Indecision and cats

Kamikaze Catwalk

Tessa here. Mom was so happy when she read all your compliments on our Catwalk. She sure did a good job, BUT I want to point out that I’m the chief designer!

Here’s Mom’s original version: two wall shelves, connected with some sort of weird bridge. Kajsa was very interested. Many of you know that we call her the Queen of Indecision as she’s very careful and needs a lot of time to make up her mind.

This picture is Kajsa in a nutshell: she stands on 3 legs, moving one foreleg forward, pretending to take the next step…

… only to take her paw back.

And forward. And back. And forward. And maybe, or maybe not, go one step. She was standing there for over an hour, moving her foreleg back and forth, until she decided that it’s not safe to walk on this bridge. At least for now. After a small break, she can continue with her decision-making progress for another hour.

Our human doesn’t take Kajsa’s indecision issues seriously as Kajsa always needs a lot of time to make up her mind. When she finally left the lower shelf, it was my turn to inspect Mom’s work. (Sigh. It’s not only our human who’s running out of patience when it gets to indecisive cats!) I had a look at the bridge, put 1 foot on it, and knew immediately that it won’t carry me. I left. Done.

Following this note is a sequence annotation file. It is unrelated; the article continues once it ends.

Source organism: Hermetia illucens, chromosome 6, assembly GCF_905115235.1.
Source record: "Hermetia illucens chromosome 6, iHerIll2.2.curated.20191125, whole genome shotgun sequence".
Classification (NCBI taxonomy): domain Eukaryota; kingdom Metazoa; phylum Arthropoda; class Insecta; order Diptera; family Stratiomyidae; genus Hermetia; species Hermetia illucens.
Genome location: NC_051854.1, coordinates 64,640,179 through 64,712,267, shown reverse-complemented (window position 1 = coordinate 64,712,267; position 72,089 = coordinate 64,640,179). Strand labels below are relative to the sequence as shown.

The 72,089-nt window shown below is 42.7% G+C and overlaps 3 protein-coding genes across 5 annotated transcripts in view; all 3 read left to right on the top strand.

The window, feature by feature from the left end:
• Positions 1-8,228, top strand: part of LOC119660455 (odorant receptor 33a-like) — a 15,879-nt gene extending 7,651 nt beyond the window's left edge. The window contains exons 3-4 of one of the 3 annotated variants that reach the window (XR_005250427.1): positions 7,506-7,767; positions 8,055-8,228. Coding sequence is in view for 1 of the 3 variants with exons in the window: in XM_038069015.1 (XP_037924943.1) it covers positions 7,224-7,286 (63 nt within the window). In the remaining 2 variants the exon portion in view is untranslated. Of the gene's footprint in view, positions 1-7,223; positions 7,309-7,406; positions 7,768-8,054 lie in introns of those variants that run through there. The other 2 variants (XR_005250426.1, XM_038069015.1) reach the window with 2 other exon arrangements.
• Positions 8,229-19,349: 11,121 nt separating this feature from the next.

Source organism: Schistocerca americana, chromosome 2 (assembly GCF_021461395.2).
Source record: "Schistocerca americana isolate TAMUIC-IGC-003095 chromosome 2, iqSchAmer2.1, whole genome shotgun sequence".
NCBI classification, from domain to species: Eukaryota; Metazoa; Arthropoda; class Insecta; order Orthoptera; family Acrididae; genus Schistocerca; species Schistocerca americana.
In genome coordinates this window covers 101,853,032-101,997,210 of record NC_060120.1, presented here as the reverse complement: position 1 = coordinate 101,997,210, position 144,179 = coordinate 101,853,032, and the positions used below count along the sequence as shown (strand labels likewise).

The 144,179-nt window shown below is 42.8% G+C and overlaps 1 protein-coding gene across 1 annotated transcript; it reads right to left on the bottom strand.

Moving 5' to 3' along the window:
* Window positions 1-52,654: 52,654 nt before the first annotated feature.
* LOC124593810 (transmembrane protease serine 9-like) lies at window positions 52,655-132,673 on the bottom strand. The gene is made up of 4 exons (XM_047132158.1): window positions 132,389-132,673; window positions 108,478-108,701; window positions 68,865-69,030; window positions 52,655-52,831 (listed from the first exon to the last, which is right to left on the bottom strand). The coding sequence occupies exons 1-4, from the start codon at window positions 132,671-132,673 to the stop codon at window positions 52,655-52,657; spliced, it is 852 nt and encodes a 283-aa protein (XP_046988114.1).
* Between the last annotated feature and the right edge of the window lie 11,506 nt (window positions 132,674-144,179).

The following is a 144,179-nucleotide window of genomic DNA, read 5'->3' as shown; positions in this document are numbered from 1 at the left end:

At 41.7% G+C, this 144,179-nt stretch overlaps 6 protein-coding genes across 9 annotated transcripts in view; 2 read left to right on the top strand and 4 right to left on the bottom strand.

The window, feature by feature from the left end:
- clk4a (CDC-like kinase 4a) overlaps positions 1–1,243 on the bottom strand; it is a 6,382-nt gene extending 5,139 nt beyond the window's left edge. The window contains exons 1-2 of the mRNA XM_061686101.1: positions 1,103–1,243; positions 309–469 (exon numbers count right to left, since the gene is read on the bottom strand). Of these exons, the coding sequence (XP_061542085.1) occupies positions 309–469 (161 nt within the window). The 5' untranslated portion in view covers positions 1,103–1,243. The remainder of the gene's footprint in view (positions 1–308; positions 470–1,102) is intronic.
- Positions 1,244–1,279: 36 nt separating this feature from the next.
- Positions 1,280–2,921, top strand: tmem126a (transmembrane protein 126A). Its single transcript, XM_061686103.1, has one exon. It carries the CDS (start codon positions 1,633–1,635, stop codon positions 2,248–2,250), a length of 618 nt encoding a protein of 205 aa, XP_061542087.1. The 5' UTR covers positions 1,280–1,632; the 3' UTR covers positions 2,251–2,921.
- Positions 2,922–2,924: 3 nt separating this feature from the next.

When Mom saw me turning away, she knew that she’d have to come up with a different solution. So here’s what you saw yesterday: 3 wall shelves.

What did I say? I’m the chief designer! Ok, Mom frames it slightly differently, “if kamikaze cat is concerned about the Laws of Physics, it has to be really dangerous”, but the result is the same. I’m the chief designer. Now, where’s my paycheck?

 

Advice wanted: what to do with Lady Indecision?

Warning: long text for a short question, hehe.

It’s been over a year since we moved from a semi-detached house with a garden to an apartment building. Don’t get confused, we moved this spring again, but our current place is quite alike the former apartment house.

Kajsa hasn’t been outside ever since we left the single-family house. Why? Well, she never made it to the groundplan because she couldn’t make up her mind in the staircase (the house has no elevator). I admit that I often run short of patience; I normally waited for 15 minutes (felt like hours) before I gave up. However, lack of patience was not the reason we never got to the first floor. One day, we were for over an hour in the staircase, but then some neighbor came home and Kajsa fled to our apartment. It’s actually a miracle that we had the staircase for ourselves for over an hour. I figured that unless I go out with Kajsa in the middle of the night (when all neighbors are sleeping), we’ll never ever come to the next stop that requires heavy thinking: the front door. Sigh.